Michael stopped by to visit. He still looked like Walken to me.
"You've got quite a thing going here." he said, stopping by as I reviewed analytics, "Quite ingenious of you."
"Does He approve?"
"For now." he said, "But I'm not so sure. All this is confusing."
"The prophets of old lived in a very different world, Michael. Information was heavily restricted, and the methods for training the mind to think properly were the province of the mystery schools. Most people were illiterate, uneducated, and narrowly skilled- if skilled at all. Knowledge, therefore, was restricted to what was in living memory for an individual and their family- unless he was part of the priest class or a mystery school initiate. Because of this state of affairs, having someone come along claiming to be a prophet speaking the Word of God was difficult, but hardly improbable, to accept- especially if he spoke the right way at the right time to the right audience."
"This remained consistent for millenia. Only in the last century or so has it really changed. Now? Forget about it; the paradigm changed, with it comes the conversation that a would-be prophet must have to be taken seriously, to be heeded and not just heard. I see, and so do you I expect, a lot of would-be sorts out there that might be heard but rarely--if ever--are heeded. That's because they don't know the rules, and because they don't know the rules they can't use them to their advantage."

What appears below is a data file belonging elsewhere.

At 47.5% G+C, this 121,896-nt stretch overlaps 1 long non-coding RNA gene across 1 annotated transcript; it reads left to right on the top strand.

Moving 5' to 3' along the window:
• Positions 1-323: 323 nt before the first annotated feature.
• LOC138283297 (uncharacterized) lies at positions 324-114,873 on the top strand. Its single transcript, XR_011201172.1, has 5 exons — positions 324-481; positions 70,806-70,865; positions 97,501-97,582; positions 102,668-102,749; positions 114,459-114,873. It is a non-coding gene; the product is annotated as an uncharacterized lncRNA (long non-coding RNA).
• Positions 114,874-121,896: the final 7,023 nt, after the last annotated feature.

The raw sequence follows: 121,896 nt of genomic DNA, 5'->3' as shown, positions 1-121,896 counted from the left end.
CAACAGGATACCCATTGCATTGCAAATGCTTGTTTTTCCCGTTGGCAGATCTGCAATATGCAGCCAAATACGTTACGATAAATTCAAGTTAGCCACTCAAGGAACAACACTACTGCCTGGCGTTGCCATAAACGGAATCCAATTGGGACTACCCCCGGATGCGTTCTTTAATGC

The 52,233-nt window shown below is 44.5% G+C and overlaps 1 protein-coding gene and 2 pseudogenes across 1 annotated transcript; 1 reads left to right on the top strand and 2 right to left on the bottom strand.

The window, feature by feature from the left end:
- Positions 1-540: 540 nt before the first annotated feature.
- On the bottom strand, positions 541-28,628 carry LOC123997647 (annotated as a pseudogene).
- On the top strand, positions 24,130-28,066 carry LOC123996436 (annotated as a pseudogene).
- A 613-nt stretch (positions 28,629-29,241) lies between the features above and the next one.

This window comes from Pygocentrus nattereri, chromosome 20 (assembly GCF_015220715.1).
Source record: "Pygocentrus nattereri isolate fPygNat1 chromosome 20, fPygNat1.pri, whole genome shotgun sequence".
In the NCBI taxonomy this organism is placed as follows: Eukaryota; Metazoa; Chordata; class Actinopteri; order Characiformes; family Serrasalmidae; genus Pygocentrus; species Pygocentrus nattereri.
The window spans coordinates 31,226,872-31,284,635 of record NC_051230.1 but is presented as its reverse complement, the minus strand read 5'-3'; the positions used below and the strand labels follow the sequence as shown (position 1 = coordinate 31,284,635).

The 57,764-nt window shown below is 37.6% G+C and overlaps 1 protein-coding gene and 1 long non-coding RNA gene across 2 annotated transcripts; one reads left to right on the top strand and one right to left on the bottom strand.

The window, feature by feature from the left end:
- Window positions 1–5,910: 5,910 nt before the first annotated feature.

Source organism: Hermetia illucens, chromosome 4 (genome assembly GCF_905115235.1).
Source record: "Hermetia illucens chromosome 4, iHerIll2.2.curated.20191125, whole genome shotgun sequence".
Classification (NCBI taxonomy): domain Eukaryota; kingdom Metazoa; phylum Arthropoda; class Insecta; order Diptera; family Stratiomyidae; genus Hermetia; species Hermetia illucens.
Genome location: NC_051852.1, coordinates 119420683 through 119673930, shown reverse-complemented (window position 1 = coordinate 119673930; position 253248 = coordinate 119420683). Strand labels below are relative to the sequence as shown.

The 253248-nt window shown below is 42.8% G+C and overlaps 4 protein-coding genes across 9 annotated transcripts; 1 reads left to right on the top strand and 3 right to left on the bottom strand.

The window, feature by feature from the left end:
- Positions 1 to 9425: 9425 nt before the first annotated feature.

"So, you've spent the time since I last talked to you doing this?"
"And your results are?"
"I've received my first invitation to a convention as a guest of honor, where I will be able to spread the word to a receptive audience with impunity."
"That is the point, correct? To spread the word, that's the point. Well, then I have to take myself out of the equation as much as I can, so that the attention goes to the message and not to the messenger. This is the historical problem with prophecy; the flaw is that attention is too much paid to the man and not to the word. I've avoided, as much as possible, putting a face to the message; I use psuedonyms, obvious ones, to negate the tendency to attach importance to the messenger to the message. Even with this appearance offer, I'm considering turning it down because it means attaching a name and a face at last- and that means a host of issues that I'd rather avoid."
"Interesting. I think I see why The Man wanted you for this job."